Biochar is one of those things that sounds too good to be true: Turning waste wood into a carbon-locking, soil-helping material through a simple, cheap process (pyrolysis – burning it in a low-oxygen environment).
There’s a big biochar plant being developed in Maine at a former mill (I profiled it last year) but it also works on a small scale. The Valley News has a story about a landowner who does it and helps others, too.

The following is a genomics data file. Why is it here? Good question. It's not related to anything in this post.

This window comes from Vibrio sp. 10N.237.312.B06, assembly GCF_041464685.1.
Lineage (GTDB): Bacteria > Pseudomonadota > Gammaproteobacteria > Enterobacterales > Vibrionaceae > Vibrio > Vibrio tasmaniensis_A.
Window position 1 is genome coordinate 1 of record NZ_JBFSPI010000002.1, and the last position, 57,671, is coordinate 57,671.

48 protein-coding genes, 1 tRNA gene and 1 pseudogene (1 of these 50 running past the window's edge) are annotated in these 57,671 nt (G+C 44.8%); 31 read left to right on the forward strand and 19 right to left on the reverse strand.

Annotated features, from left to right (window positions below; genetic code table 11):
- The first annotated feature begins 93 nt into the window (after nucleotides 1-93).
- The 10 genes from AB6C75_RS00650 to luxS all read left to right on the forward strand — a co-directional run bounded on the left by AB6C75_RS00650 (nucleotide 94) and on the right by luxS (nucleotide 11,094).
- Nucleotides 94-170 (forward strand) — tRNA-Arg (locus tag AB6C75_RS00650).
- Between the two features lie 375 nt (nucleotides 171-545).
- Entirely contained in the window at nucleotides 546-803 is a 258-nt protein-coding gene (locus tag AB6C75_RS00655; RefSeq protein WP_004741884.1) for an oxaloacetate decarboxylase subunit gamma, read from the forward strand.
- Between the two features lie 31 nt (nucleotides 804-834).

Burning for biochar most commonly occurs in the western United States, where the process thins out woody debris on the forest floor that contributes to wildfire risk. While this is certainly still a benefit in New England, biochar would likely be most useful for building productive soil without the use of chemical fertilizers.
“The tree died; it did its thing. How can we keep this tree’s legacy alive?” Scherer asked, nodding toward the biomass pile he’d been feeding into the kiln.
“We’re using the things that are around. This closes the loop.”